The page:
Falling Boulders Pose Threat for Motorists and Pedestrians
Large boulders are tumbling off a hillside near Bridgeport, landing dangerously close to not only vehicles traveling on Ohio 7, but a sidewalk used daily by pedestrians.
This is the same hillside where a landslide occurred several years ago. During that event, rocks and mud covered the sidewalk area, located between downtown Bridgeport and Aetnaville. It took several months for crews to cleanup the area, and the hillside also was cutback to prevent more slides.
However, rocks are starting to fall again – and some of the boulders are quite large. At least two of the rocks are about as long as a compact car.
Becky Giauque, Ohio Department of Transportation spokeswoman, said ODOT officials in Belmont County already were aware of the falling rocks. However, since the area lies within Bridgeport city limits, it was up to village officials to deal with it.
“It doesn’t sound like any recent activity,” Giauque said. “They said those same ones have been down for a long time.”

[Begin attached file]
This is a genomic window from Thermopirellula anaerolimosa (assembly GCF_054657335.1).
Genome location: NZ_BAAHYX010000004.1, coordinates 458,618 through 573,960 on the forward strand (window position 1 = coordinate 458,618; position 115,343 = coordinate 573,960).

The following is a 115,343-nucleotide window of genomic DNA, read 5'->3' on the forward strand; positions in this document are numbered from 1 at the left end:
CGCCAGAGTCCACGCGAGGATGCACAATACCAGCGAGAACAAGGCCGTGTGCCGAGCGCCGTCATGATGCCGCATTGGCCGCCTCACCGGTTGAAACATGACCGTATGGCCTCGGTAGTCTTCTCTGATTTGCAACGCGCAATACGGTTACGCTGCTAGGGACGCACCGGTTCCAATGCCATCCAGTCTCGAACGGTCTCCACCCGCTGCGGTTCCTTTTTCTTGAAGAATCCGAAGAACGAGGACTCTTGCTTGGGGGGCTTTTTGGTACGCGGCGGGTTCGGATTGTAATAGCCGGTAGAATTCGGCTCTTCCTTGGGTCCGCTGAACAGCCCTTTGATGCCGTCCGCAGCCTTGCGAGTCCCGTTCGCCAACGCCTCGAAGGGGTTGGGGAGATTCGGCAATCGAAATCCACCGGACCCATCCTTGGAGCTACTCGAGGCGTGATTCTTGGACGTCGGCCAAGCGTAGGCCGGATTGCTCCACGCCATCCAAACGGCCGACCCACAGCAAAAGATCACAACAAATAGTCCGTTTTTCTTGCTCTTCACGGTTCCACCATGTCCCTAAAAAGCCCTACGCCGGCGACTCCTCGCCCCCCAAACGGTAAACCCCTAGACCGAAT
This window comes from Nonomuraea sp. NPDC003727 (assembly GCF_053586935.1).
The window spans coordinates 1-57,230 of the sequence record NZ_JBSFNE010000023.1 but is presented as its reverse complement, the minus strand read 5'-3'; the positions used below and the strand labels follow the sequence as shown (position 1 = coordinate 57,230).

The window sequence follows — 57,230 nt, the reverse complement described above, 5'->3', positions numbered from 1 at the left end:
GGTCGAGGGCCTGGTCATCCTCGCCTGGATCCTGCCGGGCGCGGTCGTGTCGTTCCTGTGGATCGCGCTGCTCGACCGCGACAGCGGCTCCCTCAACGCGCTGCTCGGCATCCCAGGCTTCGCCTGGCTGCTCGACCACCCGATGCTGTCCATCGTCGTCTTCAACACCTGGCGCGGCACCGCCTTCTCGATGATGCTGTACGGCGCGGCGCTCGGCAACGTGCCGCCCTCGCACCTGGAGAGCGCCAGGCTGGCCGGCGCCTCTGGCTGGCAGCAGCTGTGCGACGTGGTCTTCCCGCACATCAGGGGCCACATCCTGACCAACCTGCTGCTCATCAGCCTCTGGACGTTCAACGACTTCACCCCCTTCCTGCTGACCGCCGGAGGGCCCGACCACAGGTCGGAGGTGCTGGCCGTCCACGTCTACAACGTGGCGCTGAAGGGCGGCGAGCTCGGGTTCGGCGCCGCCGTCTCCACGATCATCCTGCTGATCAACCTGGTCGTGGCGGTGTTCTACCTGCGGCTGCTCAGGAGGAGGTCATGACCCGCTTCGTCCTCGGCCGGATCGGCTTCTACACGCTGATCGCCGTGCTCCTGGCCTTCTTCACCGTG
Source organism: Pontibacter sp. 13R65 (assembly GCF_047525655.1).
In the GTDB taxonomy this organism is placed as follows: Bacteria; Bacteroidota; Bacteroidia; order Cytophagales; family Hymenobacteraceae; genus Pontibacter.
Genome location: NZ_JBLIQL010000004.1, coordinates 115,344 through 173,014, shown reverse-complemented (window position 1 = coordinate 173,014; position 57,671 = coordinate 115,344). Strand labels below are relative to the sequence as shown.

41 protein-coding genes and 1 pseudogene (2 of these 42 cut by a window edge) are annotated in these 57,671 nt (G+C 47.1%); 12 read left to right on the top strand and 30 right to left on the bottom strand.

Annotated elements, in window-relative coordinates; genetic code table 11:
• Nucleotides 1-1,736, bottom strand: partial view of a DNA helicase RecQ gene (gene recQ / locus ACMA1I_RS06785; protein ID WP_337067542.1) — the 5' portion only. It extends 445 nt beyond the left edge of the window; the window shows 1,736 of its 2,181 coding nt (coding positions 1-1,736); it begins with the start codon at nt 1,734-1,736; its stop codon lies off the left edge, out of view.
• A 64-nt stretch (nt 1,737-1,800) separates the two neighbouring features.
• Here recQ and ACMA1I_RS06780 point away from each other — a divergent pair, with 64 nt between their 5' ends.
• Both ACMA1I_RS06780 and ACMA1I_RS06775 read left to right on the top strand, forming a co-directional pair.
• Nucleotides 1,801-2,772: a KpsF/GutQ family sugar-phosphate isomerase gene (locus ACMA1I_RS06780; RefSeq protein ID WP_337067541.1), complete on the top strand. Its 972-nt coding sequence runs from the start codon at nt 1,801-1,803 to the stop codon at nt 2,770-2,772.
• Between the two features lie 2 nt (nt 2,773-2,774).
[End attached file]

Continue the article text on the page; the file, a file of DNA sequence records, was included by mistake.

Bridgeport Mayor John Callarik said he also believed the rocks had fallen sometime ago. However, he said he was not aware that some rocks had landed just a couple feet from Ohio 7.
“If whole hillside slipped down, the state would have to get involved. They kind of leave that up to the village. They won’t do anything unless it’s an emergency deal,” Callarik said.
Callarik said if it appeared some of the rocks needed move out of people’s way, the village would do so. He said he planned to take a look this morning.
“That hill slipped years ago. It’s been a long time. … It closed the road and took out power lines. It had to be cut way back – the state came in and did it,” he said.
However, Giauque said the DOT was not directly involved with the cleanup.
“We did not do the landslide repair. It was funded when flooding occurred. It was included with those projects. ODOT may have administered the contract, but it was not state dollars. Legally it’s (Bridgeport’s) responsibility. ODOT can’t spend state dollars inside the village. … It can spend money on state routes and U.S. routes outside of municipalities,” Giauque said.